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Understanding the role of behaviour, gender specifics, lifestyle, religious and cultural values, and addressing the role of enabling players (civil society, policy makers, financing and business leaders, retailers) in decision making

 

Proposals should engage with civil society organisations – in particular those working on gender, diversity, equity and inclusion –, social partners, policy makers, financing, industry and business leaders, and retailers and value-led (such as religious and cultural) institutions when addressing the role of enabling players for transformative changes in biodiversity actions, exemplified at relevant levels from local to global. They should identify and test measures to overcome barriers for behaviour changes in biodiversity action, considering ethical questions in behavioural economics, e.g. linked to future generations. This should acknowledge the interdependence of the climate and biodiversity crisis.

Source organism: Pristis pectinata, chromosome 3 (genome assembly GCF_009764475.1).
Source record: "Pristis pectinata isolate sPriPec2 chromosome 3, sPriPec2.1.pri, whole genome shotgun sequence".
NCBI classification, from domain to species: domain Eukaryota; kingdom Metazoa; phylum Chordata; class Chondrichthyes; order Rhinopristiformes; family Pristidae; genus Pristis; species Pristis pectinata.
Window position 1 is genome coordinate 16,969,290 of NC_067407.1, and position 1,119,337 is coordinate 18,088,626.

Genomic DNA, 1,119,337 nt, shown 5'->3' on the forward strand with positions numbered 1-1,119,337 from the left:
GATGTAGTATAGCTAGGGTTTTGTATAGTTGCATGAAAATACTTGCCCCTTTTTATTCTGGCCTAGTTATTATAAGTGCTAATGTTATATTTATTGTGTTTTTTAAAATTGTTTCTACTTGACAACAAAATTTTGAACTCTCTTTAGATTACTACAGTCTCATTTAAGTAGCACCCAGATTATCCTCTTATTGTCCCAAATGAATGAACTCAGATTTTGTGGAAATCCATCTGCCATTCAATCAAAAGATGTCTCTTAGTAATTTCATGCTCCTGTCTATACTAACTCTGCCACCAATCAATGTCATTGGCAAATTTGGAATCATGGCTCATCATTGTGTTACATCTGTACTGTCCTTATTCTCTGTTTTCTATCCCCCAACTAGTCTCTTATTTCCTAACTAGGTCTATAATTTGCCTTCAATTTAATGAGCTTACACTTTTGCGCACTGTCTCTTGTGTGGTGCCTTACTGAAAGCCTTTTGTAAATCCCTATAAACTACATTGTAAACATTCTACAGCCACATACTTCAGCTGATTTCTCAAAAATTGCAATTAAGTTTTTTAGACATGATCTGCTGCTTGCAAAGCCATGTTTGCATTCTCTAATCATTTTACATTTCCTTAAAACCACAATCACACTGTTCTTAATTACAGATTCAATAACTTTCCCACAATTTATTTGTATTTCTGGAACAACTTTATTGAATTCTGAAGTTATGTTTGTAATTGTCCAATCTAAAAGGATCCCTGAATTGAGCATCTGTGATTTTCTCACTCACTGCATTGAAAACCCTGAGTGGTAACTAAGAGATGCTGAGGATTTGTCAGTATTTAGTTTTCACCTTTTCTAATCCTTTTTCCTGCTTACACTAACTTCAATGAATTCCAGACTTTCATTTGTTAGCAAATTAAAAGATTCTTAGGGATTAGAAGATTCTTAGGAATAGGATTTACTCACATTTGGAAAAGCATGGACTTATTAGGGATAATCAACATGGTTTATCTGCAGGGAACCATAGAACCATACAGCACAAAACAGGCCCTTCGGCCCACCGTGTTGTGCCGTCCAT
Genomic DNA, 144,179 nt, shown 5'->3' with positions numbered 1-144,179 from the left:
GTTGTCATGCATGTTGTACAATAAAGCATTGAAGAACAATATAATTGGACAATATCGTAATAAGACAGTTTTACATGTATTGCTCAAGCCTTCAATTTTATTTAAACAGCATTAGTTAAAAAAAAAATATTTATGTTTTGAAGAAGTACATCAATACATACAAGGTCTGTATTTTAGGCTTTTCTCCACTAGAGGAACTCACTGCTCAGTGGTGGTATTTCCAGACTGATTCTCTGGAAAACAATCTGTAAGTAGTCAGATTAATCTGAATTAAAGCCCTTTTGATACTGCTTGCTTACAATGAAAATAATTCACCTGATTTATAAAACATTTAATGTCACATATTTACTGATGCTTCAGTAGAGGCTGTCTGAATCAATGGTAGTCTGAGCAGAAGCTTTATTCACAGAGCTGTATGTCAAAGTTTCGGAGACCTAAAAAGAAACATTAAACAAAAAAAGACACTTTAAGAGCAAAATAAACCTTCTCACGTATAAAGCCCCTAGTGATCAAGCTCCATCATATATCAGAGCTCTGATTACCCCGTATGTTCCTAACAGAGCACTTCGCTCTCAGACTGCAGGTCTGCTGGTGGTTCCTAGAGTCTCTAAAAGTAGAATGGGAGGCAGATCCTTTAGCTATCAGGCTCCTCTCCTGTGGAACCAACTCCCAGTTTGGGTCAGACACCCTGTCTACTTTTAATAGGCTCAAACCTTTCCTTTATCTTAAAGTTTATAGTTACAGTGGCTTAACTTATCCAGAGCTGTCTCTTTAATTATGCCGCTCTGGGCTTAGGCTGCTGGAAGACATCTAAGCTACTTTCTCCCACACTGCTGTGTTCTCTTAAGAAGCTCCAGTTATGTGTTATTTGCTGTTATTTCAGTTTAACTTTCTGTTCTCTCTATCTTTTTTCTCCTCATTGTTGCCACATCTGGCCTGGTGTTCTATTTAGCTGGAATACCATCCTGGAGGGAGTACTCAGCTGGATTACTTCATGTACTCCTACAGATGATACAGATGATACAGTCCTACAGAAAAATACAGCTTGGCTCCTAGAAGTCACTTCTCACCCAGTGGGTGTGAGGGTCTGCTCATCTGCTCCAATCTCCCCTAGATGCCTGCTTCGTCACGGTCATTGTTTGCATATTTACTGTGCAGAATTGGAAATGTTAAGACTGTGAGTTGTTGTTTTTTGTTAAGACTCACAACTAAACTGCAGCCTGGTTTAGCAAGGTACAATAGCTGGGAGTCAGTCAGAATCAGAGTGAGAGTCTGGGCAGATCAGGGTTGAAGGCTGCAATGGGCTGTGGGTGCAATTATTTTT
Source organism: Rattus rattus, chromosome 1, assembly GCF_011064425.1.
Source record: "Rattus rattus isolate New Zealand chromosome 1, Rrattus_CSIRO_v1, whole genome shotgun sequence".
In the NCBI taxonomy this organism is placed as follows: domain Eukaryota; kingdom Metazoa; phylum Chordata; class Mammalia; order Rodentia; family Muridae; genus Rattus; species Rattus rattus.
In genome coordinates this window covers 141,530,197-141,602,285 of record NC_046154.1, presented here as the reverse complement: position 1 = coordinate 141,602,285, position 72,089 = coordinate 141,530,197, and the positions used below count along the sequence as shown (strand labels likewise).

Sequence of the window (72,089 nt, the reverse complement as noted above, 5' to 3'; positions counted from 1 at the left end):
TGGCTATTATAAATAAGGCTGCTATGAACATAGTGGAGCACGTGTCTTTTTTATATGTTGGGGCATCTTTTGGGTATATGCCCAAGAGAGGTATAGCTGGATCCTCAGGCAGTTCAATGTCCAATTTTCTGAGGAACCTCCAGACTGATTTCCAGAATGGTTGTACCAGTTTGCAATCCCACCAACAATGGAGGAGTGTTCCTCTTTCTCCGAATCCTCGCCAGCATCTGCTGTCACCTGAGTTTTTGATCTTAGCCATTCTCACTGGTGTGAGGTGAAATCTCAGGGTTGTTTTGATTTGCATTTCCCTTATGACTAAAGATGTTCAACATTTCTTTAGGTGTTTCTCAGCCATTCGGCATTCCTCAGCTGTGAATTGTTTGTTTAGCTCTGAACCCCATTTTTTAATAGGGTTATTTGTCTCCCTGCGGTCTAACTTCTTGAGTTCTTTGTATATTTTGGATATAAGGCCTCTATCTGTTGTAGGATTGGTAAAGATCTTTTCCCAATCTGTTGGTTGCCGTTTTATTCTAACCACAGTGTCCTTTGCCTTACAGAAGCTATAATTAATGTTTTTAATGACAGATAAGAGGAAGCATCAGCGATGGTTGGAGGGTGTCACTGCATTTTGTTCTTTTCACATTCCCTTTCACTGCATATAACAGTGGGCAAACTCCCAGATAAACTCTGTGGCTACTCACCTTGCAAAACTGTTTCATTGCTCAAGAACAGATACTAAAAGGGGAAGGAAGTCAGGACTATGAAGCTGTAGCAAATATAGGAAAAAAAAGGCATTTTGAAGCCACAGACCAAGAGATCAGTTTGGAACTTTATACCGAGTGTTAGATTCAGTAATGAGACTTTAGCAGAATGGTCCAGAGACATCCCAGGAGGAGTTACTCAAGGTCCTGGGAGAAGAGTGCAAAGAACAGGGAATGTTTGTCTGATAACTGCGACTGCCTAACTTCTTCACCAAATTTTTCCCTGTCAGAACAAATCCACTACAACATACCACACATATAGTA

The proposals should explore intersectionality approaches and consider interlocking systems of power between gender and other social categories and identities such as religion, ethnicity and race (including migrants and refugees), social class and wealth, gender identity and sexu